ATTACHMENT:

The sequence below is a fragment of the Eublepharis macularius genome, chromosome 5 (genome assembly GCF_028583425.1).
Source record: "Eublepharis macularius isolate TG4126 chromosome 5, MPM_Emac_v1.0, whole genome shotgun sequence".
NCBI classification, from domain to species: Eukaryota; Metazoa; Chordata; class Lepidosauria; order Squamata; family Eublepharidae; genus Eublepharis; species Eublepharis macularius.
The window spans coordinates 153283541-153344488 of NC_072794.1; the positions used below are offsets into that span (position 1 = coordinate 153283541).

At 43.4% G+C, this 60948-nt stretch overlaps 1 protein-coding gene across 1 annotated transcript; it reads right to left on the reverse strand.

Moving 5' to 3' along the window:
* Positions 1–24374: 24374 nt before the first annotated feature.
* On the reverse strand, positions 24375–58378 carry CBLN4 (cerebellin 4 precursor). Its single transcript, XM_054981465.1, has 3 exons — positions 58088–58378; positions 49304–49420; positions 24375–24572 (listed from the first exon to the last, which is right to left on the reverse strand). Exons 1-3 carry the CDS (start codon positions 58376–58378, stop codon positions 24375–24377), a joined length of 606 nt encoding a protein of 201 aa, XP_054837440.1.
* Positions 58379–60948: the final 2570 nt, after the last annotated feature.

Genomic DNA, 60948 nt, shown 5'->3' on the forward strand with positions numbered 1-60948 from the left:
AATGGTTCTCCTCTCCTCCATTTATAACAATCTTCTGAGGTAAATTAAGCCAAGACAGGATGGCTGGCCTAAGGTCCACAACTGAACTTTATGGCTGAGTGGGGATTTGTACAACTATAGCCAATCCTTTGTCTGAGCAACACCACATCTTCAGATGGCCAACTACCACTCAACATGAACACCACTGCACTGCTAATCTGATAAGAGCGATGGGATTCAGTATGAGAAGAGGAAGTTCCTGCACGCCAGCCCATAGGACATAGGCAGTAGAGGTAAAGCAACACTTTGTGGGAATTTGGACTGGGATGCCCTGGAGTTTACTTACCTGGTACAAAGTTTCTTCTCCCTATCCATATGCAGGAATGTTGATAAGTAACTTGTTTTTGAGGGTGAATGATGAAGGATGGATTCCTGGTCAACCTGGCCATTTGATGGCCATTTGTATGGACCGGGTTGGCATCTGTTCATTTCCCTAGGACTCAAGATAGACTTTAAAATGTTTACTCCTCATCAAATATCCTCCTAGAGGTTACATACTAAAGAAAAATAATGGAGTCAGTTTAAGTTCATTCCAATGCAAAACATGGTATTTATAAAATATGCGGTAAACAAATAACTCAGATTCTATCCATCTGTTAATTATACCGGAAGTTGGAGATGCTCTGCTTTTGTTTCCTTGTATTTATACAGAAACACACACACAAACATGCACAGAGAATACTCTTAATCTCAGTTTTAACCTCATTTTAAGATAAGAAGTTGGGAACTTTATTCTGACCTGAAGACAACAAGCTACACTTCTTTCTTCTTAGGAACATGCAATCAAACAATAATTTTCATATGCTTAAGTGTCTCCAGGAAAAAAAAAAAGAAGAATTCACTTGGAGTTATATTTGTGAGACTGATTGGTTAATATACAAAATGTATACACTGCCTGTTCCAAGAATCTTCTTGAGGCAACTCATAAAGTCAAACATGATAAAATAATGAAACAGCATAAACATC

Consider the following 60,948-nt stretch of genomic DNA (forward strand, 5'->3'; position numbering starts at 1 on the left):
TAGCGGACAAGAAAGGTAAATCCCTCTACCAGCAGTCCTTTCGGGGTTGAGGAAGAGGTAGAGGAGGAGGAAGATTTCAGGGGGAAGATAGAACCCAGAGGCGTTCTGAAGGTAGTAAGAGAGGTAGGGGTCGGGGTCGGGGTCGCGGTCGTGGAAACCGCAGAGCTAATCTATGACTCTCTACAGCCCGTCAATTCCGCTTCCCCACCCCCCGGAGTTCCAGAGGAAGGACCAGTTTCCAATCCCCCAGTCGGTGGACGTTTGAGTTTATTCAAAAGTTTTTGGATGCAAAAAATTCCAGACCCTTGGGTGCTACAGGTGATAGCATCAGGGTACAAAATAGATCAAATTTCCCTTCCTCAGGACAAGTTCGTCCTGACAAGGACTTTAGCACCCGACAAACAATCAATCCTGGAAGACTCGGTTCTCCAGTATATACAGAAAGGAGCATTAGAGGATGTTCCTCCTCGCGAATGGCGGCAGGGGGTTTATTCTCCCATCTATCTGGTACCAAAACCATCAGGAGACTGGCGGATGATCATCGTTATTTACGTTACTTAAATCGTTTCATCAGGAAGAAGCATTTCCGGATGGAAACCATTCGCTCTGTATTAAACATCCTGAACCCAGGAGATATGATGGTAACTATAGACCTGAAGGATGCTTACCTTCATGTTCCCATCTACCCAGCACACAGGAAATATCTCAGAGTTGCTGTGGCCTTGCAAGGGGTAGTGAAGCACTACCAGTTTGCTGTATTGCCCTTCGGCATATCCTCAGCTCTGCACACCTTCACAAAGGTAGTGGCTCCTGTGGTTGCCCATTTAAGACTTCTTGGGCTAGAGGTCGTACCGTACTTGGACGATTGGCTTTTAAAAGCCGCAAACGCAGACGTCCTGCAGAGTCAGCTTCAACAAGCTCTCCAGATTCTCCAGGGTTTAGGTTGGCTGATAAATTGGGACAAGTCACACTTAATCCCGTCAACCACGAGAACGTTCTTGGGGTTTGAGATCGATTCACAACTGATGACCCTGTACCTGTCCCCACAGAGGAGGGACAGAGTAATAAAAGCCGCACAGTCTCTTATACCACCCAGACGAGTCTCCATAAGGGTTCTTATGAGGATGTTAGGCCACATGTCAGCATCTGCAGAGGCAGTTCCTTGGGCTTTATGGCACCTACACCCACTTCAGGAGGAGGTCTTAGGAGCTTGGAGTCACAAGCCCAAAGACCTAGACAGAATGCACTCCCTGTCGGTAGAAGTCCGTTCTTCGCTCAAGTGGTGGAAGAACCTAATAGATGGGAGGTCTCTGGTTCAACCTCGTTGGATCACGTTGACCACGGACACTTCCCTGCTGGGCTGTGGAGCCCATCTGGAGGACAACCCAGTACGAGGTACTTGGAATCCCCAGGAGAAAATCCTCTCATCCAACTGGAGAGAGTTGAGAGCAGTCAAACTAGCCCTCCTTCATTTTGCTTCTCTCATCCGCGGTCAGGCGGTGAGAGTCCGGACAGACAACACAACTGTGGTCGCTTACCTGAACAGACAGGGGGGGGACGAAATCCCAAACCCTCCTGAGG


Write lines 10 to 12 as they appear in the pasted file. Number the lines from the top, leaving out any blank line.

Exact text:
Genomic DNA, 60948 nt, shown 5'->3' on the forward strand with positions numbered 1-60948 from the left:
AATGGTTCTCCTCTCCTCCATTTATAACAATCTTCTGAGGTAAATTAAGCCAAGACAGGATGGCTGGCCTAAGGTCCACAACTGAACTTTATGGCTGAGTGGGGATTTGTACAACTATAGCCAATCCTTTGTCTGAGCAACACCACATCTTCAGATGGCCAACTACCACTCAACATGAACACCACTGCACTGCTAATCTGATAAGAGCGATGGGATTCAGTATGAGAAGAGGAAGTTCCTGCACGCCAGCCCATAGGACATAGGCAGTAGAGGTAAAGCAACACTTTGTGGGAATTTGGACTGGGATGCCCTGGAGTTTACTTACCTGGTACAAAGTTTCTTCTCCCTATCCATATGCAGGAATGTTGATAAGTAACTTGTTTTTGAGGGTGAATGATGAAGGATGGATTCCTGGTCAACCTGGCCATTTGATGGCCATTTGTATGGACCGGGTTGGCATCTGTTCATTTCCCTAGGACTCAAGATAGACTTTAAAATGTTTACTCCTCATCAAATATCCTCCTAGAGGTTACATACTAAAGAAAAATAATGGAGTCAGTTTAAGTTCATTCCAATGCAAAACATGGTATTTATAAAATATGCGGTAAACAAATAACTCAGATTCTATCCATCTGTTAATTATACCGGAAGTTGGAGATGCTCTGCTTTTGTTTCCTTGTATTTATACAGAAACACACACACAAACATGCACAGAGAATACTCTTAATCTCAGTTTTAACCTCATTTTAAGATAAGAAGTTGGGAACTTTATTCTGACCTGAAGACAACAAGCTACACTTCTTTCTTCTTAGGAACATGCAATCAAACAATAATTTTCATATGCTTAAGTGTCTCCAGGAAAAAAAAAAAGAAGAATTCACTTGGAGTTATATTTGTGAGACTGATTGGTTAATATACAAAATGTATACACTGCCTGTTCCAAGAATCTTCTTGAGGCAACTCATAAAGTCAAACATGATAAAATAATGAAACAGCATAAACATC

Consider the following 60,948-nt stretch of genomic DNA (forward strand, 5'->3'; position numbering starts at 1 on the left):